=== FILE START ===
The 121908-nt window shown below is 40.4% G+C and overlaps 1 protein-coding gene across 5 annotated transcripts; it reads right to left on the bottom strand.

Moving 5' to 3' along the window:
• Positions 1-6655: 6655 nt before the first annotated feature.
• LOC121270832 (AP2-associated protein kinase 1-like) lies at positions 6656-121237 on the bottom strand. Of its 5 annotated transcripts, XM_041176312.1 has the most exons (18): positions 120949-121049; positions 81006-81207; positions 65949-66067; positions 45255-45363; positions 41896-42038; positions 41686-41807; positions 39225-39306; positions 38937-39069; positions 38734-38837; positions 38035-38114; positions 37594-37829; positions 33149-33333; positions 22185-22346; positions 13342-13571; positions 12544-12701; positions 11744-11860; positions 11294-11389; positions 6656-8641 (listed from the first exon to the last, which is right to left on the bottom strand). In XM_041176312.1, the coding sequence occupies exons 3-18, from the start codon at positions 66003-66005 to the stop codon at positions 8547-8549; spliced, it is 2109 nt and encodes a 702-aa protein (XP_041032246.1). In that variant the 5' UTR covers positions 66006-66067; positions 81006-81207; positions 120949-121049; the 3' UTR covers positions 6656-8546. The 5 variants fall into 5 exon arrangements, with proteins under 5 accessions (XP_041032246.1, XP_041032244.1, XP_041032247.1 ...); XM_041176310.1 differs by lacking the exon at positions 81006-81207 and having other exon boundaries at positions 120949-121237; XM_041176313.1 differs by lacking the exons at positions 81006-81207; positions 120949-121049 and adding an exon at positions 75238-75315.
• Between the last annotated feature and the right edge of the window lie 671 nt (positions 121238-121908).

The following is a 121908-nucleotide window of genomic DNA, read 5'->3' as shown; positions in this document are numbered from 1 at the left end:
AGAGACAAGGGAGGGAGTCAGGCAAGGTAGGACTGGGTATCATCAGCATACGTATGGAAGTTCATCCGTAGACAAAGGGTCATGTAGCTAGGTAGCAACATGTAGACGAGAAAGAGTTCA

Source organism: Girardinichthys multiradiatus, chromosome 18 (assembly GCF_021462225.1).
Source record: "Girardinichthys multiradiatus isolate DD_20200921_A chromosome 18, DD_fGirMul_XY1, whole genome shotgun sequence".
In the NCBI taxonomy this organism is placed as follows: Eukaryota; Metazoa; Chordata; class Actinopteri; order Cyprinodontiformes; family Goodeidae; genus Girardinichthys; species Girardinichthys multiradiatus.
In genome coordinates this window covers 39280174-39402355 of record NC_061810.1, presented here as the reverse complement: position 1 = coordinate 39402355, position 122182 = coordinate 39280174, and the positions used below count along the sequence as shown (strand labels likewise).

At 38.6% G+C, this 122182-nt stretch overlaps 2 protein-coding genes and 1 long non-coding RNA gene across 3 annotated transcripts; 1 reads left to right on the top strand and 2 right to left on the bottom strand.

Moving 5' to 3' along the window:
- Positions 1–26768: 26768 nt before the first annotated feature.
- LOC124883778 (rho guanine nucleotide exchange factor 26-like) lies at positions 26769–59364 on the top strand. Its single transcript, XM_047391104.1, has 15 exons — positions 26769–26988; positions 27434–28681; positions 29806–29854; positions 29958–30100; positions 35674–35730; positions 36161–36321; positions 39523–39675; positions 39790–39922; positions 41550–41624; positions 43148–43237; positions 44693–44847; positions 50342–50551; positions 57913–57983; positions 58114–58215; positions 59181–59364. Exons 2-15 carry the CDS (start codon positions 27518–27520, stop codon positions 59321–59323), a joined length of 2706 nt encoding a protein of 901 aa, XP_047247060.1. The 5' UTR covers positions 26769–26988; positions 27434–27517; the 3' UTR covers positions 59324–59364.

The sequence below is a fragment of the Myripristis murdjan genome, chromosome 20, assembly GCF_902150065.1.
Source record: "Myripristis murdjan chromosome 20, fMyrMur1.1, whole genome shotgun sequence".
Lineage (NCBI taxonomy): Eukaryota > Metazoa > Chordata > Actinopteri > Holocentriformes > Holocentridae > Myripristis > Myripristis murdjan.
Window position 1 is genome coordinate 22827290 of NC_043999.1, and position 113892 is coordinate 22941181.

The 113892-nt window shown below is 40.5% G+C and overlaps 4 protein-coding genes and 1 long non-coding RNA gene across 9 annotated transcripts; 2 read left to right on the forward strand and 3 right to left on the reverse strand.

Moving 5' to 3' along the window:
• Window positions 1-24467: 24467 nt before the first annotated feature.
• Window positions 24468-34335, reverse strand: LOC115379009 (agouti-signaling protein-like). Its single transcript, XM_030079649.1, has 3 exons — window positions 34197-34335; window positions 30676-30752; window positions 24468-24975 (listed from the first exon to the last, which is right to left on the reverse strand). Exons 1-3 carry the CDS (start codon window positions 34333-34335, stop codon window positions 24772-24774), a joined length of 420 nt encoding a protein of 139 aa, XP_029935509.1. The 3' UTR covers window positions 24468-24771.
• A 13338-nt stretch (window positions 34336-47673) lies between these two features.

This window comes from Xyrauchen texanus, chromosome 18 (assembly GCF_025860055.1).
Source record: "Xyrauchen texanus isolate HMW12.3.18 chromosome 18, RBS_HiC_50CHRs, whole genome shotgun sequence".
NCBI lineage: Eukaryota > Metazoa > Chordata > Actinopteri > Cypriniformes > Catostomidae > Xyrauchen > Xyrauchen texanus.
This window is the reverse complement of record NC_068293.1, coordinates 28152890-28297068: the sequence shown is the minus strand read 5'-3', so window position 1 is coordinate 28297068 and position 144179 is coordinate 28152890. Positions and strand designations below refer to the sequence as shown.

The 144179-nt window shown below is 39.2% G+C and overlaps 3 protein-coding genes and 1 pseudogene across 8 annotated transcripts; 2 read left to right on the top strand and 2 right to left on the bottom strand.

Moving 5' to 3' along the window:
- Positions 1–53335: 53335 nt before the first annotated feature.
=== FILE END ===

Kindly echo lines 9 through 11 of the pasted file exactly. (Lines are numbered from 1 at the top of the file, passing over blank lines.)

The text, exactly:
Source record: "Girardinichthys multiradiatus isolate DD_20200921_A chromosome 18, DD_fGirMul_XY1, whole genome shotgun sequence".
In the NCBI taxonomy this organism is placed as follows: Eukaryota; Metazoa; Chordata; class Actinopteri; order Cyprinodontiformes; family Goodeidae; genus Girardinichthys; species Girardinichthys multiradiatus.
In genome coordinates this window covers 39280174-39402355 of record NC_061810.1, presented here as the reverse complement: position 1 = coordinate 39402355, position 122182 = coordinate 39280174, and the positions used below count along the sequence as shown (strand labels likewise).